Cocoa (Developer Reference)
Format: PDF / Kindle (mobi) / ePub
Develop applications for Mac OS X with this Developer Reference guide
Make a clean transition to programming in Apple environments using the elegant and dynamic programming API Cocoa and this practical guide. Written by aseasoned Mac expert, this book shows you how to write programs in Cocoa for the rapidly expanding world of Macintosh users.
Part of the Developer Reference series, this book prepares you for a productive programming experience on today's fastest-growing platform.
- Cocoa is a programming framework for developing in Apple environments, including Mac OS X 10.6 Snow Leopard
- This book covers all the major information you need to start developing dynamic applications for Mac OS X
- Master all Cocoa tools, including Xcode and working with Objective-C
- Includes full coverage of the Cocoa API, Xcode, and Objective-C, as well as programming for Apple's latest OS X, Snow Leopard
- Companion Web site includes all code files
Programming for Apple's Macintosh is a growing career field. This essential guide, one of the most comprehensive on Cocoa, will help you quickly become productive.
character Objective-C uses the @ character as an objectification operator that converts whatever follows into an object. This is most often used in text string definitions. In other languages, you delimit a string with quote marks. In Objective-C, you must also prepend the @ character to convert the string into an object. For example: NSLog(@”This is a string”); This prints “This is a string” using Cocoa’s NSLog class, which logs output to a console window. You can also use the C-function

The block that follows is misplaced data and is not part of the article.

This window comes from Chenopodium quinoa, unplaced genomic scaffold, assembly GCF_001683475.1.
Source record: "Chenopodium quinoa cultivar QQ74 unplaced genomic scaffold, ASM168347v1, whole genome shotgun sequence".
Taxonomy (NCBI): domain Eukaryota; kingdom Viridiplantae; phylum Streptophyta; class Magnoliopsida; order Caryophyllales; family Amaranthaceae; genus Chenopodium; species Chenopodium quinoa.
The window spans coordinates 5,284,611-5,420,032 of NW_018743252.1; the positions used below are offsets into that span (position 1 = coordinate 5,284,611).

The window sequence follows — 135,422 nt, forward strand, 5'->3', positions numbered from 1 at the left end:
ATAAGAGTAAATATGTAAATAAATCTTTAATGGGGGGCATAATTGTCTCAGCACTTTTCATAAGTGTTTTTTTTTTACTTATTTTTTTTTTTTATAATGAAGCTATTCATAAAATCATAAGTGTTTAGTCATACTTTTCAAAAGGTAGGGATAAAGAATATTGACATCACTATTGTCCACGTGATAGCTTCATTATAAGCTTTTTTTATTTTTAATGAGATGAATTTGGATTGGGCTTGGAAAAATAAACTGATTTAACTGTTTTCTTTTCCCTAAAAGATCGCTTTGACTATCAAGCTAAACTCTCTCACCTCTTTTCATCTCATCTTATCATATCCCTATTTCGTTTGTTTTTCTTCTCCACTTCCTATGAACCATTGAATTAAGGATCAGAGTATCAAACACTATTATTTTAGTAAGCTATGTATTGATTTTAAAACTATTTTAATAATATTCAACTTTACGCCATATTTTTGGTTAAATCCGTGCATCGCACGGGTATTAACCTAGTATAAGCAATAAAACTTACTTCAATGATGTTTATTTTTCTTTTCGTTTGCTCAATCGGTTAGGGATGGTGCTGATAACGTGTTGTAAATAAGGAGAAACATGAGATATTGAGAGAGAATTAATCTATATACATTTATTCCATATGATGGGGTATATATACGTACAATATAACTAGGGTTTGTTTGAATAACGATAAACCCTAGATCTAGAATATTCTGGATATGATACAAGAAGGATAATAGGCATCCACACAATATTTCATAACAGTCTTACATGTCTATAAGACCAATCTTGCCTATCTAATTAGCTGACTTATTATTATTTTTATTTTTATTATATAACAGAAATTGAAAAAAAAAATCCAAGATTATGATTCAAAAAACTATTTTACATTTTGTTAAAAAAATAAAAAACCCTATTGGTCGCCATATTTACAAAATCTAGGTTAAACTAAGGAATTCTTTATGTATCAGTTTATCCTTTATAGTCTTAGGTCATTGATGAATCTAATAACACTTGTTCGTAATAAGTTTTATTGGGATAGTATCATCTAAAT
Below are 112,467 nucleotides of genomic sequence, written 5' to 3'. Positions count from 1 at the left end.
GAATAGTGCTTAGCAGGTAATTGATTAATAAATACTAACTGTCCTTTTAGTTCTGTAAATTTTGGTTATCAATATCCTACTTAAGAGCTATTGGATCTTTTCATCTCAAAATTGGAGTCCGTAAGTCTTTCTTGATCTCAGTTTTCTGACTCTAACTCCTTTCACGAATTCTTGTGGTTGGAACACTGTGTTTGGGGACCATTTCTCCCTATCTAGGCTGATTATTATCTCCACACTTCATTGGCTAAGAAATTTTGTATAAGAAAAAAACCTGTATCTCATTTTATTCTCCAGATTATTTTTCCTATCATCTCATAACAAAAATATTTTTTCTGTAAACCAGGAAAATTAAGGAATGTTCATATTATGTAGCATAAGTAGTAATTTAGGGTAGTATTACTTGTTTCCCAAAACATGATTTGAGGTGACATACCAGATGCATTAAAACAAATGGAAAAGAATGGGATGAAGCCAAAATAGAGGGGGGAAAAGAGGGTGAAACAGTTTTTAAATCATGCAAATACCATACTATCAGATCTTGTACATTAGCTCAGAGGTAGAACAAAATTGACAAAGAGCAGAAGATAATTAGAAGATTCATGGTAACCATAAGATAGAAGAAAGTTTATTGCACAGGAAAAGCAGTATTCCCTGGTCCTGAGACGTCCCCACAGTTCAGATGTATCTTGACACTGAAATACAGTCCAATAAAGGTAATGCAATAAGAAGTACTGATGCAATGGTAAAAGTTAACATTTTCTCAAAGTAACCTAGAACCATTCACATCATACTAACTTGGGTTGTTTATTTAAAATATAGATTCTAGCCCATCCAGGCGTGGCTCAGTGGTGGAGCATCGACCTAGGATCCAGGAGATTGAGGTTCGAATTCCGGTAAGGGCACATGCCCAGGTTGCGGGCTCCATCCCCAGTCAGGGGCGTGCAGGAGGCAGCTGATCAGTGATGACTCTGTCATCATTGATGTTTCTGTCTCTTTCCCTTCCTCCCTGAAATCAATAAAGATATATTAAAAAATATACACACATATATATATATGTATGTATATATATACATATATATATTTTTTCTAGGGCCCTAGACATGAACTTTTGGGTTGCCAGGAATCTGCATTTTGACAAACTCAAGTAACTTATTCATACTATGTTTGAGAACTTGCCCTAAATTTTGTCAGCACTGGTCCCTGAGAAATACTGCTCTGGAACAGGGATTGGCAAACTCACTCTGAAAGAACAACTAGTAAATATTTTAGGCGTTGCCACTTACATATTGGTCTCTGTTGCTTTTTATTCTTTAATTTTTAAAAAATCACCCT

Composer is a useful and entertaining feature included with Xcode, but you don’t need to use it or know about it to create working applications. It’s worth looking through this section because it contains some useful content, including information about using features of Xcode that are hidden behind its GUI (graphical user interface). You can use this content to customize and optimize Xcode if you choose to. Initially, you can treat this section as a collection of extra material and not an
get x get y get z get sumOfxyz Foo *anInstance 09_495896-ch05.indd 99 Foo *anotherInstance properties properties x=3 y=4 z=5 x = −3 y = 123456 z=0 methods methods init init set x set y set z set x set y set z get x get y get z get x get y get z get sumOfxyz get sumOfxyz 8/31/10 2:43 PM 100 Getting Started Creating implicit and explicit instances It’s critically important to understand that an application can create object instances explicitly with Objective-C code or
timesaver. You can use it to search the documentation for any highlighted string. Exploring class references Class references are single scrollable pages. NSWindow is a complicated class with many features, so the reference is long and detailed. The most efficient way to explore it is to use the Table of Contents list that appears in the pane to the left of the main window. You can use the reference information in various ways. When looking for a list of possible features, it’s useful to scan
You can also use the backspace-delete key. To add items to the nib, drag them across from the Objects list in the Library window. The hierarchy is interpreted by different objects in different ways. To see an example, click the reveal triangle next to the Main Menu object. For a menu, the hierarchy defines menu headings, followed by lists of menu items. For a window, the hierarchy defines the objects that appear inside the window, and it also sets the order in which they’re drawn. It’s possible